THAT’S A MOORING! Catching Gulf Balls in Naples and Fort Myers Beach By Cyndi Perkins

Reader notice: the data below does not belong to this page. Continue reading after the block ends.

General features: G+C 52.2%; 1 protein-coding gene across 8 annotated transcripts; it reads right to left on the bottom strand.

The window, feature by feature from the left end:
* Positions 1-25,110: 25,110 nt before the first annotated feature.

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ounding Cape Romano and heading north on Florida’s wild and exquisite southwest coast requires time and meticulous attention to the depth sounder and charts. Negotiating out and around some very skinny water as far as three miles off the Cape is a patience test for a slow sailboat with a five-foot draft. Northbound, the ritzy skyline of Marco Island is always in sight, but we know it’s going to take us through breakfast, lunch and late-afternoon snacks to get there. We usually sail right on by Marco Island, the last bastion of civilization at the base of the 10,000 Islands and that mysterious, powerful yet delicate treasure known as Everglades National Park. A snowbird migrating north, Chip Ahoy had a late departure from Russell Pass in Everglades Park on a calm, sunny March morning. Located about three miles off the channel heading into Everglades City, Russell Pass is a lovely anchorage verdantly characteristic of the 10,000 Islands. Its tidal white sand beaches, tangled, mangrove-lined estuaries and plankton-peppered brown-green waters are full of surprises, from seahorses to dolphin-watching park boats blasting down the channel and zigzagging into the bays to make a wake for the acrobatic mammals. You never know what you will see here. Once I spotted a pink flamingo, in the same area where quintessential wildlife artist James Audubon came to sketch the birds of nearby Indian Key. My bird book says that today any flamingo seen in the wild is most likely a rare zoo escapee. It was equally amazing to observe on another stay a full-out harbor blockade, with Immigration, Homeland Security, Coast Guard and assorted other local, national and federal police agencies on the hunt for smugglers of some sort. Throughout the night, their lights blinked along the channel. We never did find out what they were looking for. In its hell-raising glory days, Everglades City was known to have a thriving marijuana highway. A noteworthy federal bust and the erosion of commercial fishing settled things down. But patrollers remain vigilant. Back in 2004, an assortment of law enforcement agencies surprised us with multiple inspections of our documentation and questions about where we had been and where we were going as Chip Ahoy lay at anchor in Russell Pass waiting out a cold front. My mistake was hanging out bedding to air. The V-berth cushions propped on deck and clothes-pinned blankets draped over the cutter mast possibly made it appear that we were unpacking illegal immigrants or other contraband. Cruisers passing through must adjust to the local climate, from weather to crime. With both, prepare, take a deep breath and pray for patience. When the second Coast Guard boat came over to ask for the same info we had provided to their fellow agency the previous day, I remarked that we should have our papers laminated after so much handling. Scott shushed me from further comment, shooting me one of those looks, and I was reminded that in all www.southwindsmagazine.com